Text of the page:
Academic journal article Migration Letters

Determining Turkish Migration to Austria the Role of Migration Policy

Academic journal article Migration Letters

Determining Turkish Migration to Austria the Role of Migration Policy

Article excerpt

Abstract

Migration from Turkey to Austria started as labour migration and has diversified over time. National and transnational factors have shaped migration policy and the migration process over the last fifty years. In different phases, the government has used a mix of instruments to control migration flows. In this paper I analyse the role of those factors which worked against restrictive tendencies on the national level and discuss the relevance of transnational factors such as the Association Agreement with Turkey and European Union directives, migrant networks and dynamics in the emigrant state in explaining migration outcomes.

Keywords: Migration policy; Austria; Turkish migration; EU; post-national rights.

Introduction

Migration from Turkey to Austria started as "guestworker" labor migration in the 1960s. The workers were supposed to circulate according to a rotation principle, stay only temporarily, and work under limited economic and social rights. Soon, however, there were signs of permanent migration from Turkey to Austria, leading to a mixed form of temporary and permanent migration in which the differences between labour and family migration began to blur. How can we explain Turkish migration to Austria and its shifting dynamics from a historical perspective?

Turkish migration to Austria offers an interesting case for a discussion of migration policy outcomes, since Austria has been a good example of a country with restrictive policies in European comparison. In the Migrant Integration Policy Index (MIPEX), which measures the relative openness of European countries to migrants, Austria, second-last only to highly restrictive Denmark, scores a very low 41 points for its family reunion policies, compared to the EU15 average of 61. In general in the MIPEX index, Austria yields a low score, which makes the country an extreme case for analysis. Besides, while migration from Turkey today is regulated under the general policies regarding third-country nationals (TCNs), Turkish citizens get preferential treatment as a result of the Association Agreement with the EU, although Austria was slow in adapting to the EU requirements.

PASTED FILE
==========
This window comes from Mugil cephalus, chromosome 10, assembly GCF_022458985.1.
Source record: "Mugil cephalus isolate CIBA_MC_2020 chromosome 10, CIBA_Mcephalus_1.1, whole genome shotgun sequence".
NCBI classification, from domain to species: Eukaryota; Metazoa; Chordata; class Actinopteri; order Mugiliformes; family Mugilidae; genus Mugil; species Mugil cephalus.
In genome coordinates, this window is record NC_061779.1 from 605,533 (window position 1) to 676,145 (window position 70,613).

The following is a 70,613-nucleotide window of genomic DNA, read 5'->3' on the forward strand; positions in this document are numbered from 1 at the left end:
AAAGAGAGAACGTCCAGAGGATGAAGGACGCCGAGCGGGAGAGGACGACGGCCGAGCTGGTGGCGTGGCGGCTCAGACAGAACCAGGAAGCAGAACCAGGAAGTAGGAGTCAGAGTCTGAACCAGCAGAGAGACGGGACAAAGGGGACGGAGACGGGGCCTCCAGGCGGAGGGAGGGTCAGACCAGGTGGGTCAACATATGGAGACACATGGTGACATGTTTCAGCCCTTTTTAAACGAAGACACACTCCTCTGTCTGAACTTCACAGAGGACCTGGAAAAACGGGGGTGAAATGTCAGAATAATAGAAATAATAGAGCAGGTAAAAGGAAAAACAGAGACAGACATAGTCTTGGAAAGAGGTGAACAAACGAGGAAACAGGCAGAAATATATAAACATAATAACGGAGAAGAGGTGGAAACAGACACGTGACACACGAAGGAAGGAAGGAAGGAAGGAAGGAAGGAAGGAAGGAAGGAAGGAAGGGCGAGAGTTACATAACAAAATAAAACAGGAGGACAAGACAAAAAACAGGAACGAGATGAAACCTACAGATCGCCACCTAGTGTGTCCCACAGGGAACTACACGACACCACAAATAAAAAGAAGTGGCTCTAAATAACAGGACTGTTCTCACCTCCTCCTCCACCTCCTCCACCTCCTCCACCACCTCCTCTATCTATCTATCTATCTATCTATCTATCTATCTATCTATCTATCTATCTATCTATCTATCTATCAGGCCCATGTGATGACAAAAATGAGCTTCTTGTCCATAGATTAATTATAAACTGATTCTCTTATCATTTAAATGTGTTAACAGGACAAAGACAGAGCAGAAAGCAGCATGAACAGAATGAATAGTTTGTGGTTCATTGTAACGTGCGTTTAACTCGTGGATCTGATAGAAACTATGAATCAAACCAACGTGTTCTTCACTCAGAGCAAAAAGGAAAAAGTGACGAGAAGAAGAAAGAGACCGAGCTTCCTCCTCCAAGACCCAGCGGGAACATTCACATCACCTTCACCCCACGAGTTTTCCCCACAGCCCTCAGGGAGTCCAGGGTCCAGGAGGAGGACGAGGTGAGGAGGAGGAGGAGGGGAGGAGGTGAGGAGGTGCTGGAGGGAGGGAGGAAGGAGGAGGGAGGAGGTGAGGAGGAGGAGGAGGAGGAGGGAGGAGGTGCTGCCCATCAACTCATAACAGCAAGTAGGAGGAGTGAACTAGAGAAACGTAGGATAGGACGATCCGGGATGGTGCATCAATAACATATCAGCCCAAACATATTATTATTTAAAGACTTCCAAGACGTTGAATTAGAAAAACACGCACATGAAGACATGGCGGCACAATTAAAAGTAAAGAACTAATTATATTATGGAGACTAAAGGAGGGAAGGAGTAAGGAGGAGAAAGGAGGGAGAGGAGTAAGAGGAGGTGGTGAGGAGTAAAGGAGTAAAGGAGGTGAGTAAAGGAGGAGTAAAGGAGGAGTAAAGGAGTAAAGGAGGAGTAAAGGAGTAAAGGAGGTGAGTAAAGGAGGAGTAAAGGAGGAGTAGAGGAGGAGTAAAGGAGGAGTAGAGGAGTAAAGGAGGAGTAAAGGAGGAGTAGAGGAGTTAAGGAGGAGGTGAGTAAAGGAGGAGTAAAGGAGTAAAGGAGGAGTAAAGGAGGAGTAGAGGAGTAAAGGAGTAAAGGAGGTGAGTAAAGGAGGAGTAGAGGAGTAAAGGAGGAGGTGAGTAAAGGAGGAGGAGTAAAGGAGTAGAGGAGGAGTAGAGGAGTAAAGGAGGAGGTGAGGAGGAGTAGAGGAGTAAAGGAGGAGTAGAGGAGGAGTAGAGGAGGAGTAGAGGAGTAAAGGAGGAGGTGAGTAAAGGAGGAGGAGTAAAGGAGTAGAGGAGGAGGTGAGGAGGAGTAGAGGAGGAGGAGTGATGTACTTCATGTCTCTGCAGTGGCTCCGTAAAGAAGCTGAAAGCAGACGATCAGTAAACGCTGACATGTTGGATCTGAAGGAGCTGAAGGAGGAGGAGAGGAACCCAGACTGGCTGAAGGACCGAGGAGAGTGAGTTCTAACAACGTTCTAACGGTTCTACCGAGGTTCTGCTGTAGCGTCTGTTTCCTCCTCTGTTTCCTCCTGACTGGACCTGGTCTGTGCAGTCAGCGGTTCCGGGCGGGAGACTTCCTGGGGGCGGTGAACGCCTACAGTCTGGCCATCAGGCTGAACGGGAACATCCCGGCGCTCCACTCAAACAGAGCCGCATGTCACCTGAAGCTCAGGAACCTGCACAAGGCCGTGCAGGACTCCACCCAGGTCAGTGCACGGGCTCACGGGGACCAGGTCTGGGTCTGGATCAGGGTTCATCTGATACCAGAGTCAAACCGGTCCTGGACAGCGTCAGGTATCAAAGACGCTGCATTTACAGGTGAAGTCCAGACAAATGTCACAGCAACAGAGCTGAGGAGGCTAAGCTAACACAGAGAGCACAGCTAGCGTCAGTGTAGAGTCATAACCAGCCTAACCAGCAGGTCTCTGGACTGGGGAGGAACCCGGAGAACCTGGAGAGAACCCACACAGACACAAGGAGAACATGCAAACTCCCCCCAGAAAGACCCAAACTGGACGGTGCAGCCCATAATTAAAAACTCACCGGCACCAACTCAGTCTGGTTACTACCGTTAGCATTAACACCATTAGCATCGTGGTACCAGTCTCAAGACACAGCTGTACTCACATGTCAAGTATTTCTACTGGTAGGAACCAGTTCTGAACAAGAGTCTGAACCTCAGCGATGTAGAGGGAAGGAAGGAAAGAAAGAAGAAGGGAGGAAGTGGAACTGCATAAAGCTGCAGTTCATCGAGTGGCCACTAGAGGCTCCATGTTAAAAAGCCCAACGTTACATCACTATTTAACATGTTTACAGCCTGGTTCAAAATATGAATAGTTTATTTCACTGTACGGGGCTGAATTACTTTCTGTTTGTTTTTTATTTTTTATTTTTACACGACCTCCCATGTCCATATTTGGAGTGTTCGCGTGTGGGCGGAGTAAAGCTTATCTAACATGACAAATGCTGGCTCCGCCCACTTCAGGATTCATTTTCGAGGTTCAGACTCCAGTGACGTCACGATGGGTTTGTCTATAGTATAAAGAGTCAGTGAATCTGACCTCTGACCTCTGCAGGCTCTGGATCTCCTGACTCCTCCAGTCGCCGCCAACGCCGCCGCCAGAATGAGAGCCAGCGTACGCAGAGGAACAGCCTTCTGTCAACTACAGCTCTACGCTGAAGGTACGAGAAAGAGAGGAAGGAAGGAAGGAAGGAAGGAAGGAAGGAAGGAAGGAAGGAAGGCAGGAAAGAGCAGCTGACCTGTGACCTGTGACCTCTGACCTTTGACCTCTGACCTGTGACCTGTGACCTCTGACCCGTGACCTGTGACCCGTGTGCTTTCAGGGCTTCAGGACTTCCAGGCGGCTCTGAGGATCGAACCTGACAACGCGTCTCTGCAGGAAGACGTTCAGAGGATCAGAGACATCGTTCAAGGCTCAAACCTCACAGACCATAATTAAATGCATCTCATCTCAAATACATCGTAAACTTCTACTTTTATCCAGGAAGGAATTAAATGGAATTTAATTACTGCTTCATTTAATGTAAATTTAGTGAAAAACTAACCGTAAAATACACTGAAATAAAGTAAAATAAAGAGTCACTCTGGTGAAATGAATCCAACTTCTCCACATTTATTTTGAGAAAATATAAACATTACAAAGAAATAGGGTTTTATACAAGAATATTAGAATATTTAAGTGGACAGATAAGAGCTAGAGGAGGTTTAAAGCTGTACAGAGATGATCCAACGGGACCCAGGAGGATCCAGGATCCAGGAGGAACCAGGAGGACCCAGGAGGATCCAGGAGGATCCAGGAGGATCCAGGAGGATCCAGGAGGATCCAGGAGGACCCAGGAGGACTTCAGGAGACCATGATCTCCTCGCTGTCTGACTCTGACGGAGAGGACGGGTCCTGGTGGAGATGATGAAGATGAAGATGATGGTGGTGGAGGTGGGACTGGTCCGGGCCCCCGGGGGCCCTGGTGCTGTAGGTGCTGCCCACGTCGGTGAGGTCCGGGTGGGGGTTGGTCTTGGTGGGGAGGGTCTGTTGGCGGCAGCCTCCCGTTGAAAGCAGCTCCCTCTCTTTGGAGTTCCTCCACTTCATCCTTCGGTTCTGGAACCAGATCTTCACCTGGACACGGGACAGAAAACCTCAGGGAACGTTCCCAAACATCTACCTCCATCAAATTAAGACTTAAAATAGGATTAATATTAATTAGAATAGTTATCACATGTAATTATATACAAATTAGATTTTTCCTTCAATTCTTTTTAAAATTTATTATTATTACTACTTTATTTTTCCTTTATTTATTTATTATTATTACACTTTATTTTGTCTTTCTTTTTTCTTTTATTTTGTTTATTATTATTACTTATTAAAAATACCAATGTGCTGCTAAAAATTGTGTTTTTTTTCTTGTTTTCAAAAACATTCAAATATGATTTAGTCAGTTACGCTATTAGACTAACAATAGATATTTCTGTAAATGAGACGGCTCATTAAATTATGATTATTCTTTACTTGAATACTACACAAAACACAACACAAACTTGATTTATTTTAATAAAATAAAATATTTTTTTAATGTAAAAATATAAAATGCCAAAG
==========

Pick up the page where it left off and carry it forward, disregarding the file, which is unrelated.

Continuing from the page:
Government policies, the shift from the social partnership to the interior minister, and the changing constellations of interest groups and political parties have all been discussed as the main factors which play a major role in determining migration policy in Austria (Kraler, 2010). However, migration policies were continuously challenged by the interventions of the Austrian Constitutional Court, the European Court of Human Rights and the European Court of Justice (Bauböck and Perchinig, 2006). Besides, factors at the meso level - such as family and community networks - and issues connected to economic and political developments in Turkey shaped migration policy outcomes. In this paper, I examine the interaction of these factors in shaping Turkish migration to Austria. After discussing in more detail the various factors that have been identified as influencing migration processes in previous studies, I focus on the factors which cannot be explained on the national level and discuss the relevance of the transnational factors, migrant networks and dynamics in the emigrant state for explaining the migration outcomes. My aim is to examine the interaction of these factors in shaping Turkish migration to Austria and in limiting the effect of government policies.

Theoretical considerations

Migration policy determines which groups are allowed to enter a country legally, and under which conditions. Norms, criteria and regulations differ according to the distinction between labour migration, family-related migration and asylum. The literature on migration policy offers different models which seek to explain the gap between policy aims and the resulting migration patterns. One significant question which arises is whether the government has the ability and the will to control migration. …

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